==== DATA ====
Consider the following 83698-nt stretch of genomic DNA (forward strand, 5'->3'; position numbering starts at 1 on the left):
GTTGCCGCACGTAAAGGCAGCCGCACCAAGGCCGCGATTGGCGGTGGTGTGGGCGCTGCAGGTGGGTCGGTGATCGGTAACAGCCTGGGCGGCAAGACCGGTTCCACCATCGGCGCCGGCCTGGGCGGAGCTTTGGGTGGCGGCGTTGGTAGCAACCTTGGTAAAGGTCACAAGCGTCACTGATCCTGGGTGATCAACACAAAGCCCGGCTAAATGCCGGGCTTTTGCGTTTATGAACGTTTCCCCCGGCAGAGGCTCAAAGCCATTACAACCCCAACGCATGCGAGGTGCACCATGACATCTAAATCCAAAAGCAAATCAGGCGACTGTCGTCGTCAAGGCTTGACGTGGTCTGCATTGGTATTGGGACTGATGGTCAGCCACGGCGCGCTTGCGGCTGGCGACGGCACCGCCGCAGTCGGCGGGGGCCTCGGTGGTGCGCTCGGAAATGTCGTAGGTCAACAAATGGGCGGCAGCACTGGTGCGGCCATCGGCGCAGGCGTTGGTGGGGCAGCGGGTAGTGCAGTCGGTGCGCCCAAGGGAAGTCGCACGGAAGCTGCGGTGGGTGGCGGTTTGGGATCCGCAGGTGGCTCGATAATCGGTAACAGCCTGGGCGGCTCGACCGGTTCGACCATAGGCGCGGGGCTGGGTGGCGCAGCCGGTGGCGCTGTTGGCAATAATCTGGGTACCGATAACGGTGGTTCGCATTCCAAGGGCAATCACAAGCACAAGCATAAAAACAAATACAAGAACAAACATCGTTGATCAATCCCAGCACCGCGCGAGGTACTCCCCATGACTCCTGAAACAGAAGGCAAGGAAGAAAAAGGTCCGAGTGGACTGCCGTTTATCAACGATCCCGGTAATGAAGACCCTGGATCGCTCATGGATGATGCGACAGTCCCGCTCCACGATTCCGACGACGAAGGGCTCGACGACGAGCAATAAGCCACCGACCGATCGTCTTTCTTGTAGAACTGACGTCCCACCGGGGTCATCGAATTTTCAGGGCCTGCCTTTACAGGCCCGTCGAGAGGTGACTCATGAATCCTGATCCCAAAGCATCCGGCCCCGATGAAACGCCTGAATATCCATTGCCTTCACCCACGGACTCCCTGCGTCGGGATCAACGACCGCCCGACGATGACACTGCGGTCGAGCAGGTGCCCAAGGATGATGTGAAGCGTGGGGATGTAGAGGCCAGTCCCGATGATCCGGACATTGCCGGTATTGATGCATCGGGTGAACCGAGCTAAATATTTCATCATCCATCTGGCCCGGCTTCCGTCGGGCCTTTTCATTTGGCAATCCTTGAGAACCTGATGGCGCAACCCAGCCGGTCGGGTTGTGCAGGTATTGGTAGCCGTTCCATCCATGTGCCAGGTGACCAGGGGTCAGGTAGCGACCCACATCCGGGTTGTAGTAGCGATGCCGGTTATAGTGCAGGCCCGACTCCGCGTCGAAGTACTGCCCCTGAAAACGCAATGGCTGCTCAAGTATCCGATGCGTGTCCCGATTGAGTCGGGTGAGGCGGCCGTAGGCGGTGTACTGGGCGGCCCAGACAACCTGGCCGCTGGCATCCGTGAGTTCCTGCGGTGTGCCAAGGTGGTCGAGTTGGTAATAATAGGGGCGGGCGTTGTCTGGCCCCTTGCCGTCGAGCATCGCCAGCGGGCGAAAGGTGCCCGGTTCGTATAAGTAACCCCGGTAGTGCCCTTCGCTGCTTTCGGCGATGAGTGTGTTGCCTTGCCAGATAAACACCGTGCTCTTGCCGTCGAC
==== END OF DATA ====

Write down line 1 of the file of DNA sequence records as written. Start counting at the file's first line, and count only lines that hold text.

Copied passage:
Consider the following 83698-nt stretch of genomic DNA (forward strand, 5'->3'; position numbering starts at 1 on the left):